UK government vets have received flak for advising private bird importers for keeping different birds in the same quarantine facility. In fact, Shadow environment secretary Oliver Letwin questioned as to why quarantine procedures were “so lax that birds from different continents are kept together, test samples are pooled”.
A licensed quarantine facility in Essex had a consignment of parrots from South America which were kept in the same quarantine unit as a flock of exotic birds from Taiwan. As per European regulations, mixing of bird consignments from different countries is not permitted because it invites risk of avian flu.
Though, a senior government vet said mixing of bird consignments was allowed under EU quarantine regulations, Cristiana Senni of the World Parrot Trust countered by saying that the EU regulations do allow for mixing consignments of birds. Ms. Senni added: “This, of course, is an obvious requirement, otherwise the whole principle of quarantine would be useless, as this latest incident showed”.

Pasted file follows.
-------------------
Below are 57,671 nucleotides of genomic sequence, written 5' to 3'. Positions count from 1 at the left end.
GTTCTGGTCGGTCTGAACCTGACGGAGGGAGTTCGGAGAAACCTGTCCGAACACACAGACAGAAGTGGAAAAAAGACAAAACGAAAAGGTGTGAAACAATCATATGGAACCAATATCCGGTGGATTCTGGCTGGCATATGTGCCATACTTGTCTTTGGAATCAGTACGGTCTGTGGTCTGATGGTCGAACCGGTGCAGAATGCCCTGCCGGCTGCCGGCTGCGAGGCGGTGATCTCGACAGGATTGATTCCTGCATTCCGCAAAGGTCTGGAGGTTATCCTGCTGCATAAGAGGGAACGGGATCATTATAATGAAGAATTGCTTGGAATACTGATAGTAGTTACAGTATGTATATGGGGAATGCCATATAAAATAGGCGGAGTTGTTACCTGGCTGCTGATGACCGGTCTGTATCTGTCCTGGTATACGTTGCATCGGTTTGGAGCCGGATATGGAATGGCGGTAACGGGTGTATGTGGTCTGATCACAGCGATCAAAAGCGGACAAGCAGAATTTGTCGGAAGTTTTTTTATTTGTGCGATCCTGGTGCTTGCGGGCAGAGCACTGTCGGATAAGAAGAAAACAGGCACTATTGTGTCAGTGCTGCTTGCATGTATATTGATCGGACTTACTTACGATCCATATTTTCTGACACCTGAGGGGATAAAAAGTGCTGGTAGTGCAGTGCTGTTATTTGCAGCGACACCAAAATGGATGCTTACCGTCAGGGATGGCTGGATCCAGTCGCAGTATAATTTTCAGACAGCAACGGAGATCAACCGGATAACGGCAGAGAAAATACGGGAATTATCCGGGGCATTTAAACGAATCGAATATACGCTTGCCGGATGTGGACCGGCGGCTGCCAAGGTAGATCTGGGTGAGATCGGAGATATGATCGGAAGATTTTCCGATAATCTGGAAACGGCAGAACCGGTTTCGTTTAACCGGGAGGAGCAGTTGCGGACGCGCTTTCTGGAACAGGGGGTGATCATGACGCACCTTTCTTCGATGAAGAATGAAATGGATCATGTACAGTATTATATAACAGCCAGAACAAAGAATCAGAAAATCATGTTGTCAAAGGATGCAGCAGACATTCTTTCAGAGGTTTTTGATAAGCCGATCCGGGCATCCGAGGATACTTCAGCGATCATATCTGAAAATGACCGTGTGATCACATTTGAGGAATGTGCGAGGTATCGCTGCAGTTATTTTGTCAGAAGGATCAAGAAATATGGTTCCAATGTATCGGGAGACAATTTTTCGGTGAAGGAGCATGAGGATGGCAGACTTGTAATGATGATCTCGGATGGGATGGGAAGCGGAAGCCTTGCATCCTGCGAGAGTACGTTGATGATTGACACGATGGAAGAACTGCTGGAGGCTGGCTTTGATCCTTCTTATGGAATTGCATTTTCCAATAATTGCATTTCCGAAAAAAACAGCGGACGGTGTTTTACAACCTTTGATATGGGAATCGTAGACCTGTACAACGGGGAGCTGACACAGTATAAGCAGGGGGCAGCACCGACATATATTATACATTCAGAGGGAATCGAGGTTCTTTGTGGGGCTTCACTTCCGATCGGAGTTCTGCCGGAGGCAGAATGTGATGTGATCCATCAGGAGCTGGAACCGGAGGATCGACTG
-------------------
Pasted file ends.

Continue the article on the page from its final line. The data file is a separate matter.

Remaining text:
Officials at Defra (Department of Environment, Food and Rural Affairs) are investigating the events that led to the case of the H5N1 virus at a quarantine facility in Essex.
Environment Secretary, Margaret Beckett, told MPs on Wednesday that Britain was planning to introduce new measures to stem the spread of bird flu. Among them one includes keeping poultry indoors.
Meanwhile, bird markets and fairs in the UK are going to be banned following a move by the EU which decided to prohibit the importation of exotic birds into Europe.
It is also averred that some other birds which died while in quarantine may have also been infected with the H5N1 virus. It is reported that 32 birds which died before October 16th, the day when first parrot diagnosed of dying of bird flu, are being kept in storage. Ms. Beckett said: “Initial tests, which have not yet been validated, indentified that H5 is present in some of these birds.”